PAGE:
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Fake Happy – Paramore
“Don’t ask me how I’ve been. Don’t make me play pretend.” Frontwoman Hayley Williams sings about fake people with Paramore’s track ‘Fake Happy.’ She and fellow bandmate and songwriter Taylor York add a twist in the lyrics with Williams confessing she can spot a fake person well because she’s had to be fake so many times. The theme of the pop-rock tune centers around society constantly demanding people be in a good mood.
Hurt – Johnny Cash
Before Johnny Cash passed away, his last release was a stirring rendition of hard rock band Nine Inch Nail’s single ‘Hurt.’ As the country singer confesses he hurt himself to see if he could still feel pain, a single haunting piano note backs up his leathery vocals. Though it’s a rare Cash cover, the single became his signature swan song.
Related: This song features on our list of the best songs about someone hurting you.
Sober – Demi Lovato
Though Demi Lovato is now known internationally as a pop singer, she started as a child star on the hit Disney show Sonny with a Chance. Throughout her career, Lovato has always been honest about her mental health struggles. She wrote ‘Sober’ after a devastating substance abuse relapse resulted in her being rushed to the hospital. She wrote the moving track as a way to heal during her recovery.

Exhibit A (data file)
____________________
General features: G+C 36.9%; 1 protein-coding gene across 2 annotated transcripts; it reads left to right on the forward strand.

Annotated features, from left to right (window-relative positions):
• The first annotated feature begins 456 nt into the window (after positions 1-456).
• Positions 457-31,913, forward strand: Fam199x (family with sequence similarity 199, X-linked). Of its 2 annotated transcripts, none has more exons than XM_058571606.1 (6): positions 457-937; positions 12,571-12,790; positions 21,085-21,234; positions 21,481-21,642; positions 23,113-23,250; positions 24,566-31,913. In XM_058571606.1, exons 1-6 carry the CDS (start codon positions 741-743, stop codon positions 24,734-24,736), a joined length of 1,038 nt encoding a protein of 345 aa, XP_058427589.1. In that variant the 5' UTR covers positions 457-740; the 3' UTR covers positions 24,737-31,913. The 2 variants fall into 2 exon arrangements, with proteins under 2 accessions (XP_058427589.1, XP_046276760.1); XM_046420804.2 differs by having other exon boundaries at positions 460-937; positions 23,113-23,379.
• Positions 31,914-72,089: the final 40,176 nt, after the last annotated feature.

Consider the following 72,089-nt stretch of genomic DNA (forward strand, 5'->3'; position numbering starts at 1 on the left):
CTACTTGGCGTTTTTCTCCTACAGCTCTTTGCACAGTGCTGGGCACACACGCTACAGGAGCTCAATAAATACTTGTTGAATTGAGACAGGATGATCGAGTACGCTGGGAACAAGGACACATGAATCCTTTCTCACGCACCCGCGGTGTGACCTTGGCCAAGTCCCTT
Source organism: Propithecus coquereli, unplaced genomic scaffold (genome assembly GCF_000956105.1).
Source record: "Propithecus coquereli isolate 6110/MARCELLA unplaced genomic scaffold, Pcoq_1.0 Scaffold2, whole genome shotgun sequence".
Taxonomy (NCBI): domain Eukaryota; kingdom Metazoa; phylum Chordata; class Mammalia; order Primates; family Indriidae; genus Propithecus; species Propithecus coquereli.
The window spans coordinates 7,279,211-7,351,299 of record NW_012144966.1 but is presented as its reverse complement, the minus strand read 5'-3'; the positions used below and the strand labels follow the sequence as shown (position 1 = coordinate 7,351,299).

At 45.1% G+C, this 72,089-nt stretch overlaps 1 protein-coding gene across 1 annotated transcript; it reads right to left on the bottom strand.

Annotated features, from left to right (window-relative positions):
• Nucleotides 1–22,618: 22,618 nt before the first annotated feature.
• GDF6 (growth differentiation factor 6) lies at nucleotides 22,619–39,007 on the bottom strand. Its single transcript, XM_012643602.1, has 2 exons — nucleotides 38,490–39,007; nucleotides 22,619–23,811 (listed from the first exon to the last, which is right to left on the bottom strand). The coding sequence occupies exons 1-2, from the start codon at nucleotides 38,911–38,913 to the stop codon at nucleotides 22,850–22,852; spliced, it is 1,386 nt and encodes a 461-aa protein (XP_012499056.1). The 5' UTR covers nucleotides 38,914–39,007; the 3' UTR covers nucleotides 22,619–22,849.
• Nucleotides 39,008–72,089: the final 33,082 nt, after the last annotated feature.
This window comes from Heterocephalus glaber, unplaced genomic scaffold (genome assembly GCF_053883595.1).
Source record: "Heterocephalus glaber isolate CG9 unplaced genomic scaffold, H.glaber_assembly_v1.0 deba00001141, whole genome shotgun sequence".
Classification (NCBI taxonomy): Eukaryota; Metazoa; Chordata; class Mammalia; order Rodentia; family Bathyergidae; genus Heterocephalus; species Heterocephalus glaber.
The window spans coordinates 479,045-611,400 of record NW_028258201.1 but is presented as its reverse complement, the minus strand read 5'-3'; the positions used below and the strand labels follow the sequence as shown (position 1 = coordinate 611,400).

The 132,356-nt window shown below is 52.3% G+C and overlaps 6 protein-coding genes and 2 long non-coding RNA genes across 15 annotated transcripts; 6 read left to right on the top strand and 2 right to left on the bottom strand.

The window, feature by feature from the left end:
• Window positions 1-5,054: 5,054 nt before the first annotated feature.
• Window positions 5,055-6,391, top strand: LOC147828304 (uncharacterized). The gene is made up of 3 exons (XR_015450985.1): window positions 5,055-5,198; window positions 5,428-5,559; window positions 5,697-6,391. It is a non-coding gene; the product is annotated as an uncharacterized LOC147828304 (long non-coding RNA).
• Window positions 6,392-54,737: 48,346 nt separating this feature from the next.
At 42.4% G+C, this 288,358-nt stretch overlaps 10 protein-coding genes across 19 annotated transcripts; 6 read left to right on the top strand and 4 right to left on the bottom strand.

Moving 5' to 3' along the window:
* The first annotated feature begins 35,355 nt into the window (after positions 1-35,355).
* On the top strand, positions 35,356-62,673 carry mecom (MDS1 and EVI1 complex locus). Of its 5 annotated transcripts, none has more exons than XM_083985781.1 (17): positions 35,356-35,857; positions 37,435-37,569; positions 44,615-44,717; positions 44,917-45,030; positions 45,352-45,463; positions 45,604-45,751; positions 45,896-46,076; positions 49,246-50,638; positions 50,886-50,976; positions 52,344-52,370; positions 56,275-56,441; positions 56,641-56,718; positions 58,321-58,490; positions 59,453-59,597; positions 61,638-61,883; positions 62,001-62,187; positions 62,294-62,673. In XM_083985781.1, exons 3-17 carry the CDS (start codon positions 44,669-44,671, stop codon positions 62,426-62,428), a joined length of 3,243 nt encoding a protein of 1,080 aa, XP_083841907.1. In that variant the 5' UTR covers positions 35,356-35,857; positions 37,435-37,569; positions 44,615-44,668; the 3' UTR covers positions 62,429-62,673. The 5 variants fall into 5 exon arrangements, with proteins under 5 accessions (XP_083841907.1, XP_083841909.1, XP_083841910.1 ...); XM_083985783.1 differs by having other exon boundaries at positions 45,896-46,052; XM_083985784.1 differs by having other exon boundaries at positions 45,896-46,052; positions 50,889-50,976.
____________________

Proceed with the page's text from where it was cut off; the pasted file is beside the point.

Related: See our playlist of songs about substance abuse.
Breathin – Ariana Grande
While pop star Ariana Grande has always struggled with anxiety, the tragedy that happened at her concert in Manchester, England, in 2017, which resulted in 22 deaths of concert-goers, gave her intense panic attacks after coming home when her Dangerous Woman tour was complete. When she got back in the studio for her follow-up project, she wrote ‘Breathin’ while working through another panic attack in the studio.
Related: Remember to relax and listen to our breathe songs list.
Save Myself – Ed Sheeran
“Before I save someone else, I’ve got to save myself.” Songwriter Ed Sheeran gets up close and personal with his bouts of loneliness and depression in ‘Save Myself.’ The tune takes on an empowering message, as the theme of self-care appears throughout the lyrics. He wants to help people who feel like he does, but before he can do that, he realizes he must first help himself.
Paint It, Black – The Rolling Stones
A number-one hit in both the US and the UK, The Rolling Stones’ ‘Paint It, Black’ uses color symbolism to describe depression. Written by Jagger and Richards, fans have long speculated that the lyrics deal with a lover’s death, though the bandmates have said in interviews that they weren’t inspired by specific events while penning the single.
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Fell on Black Days – Soundgarden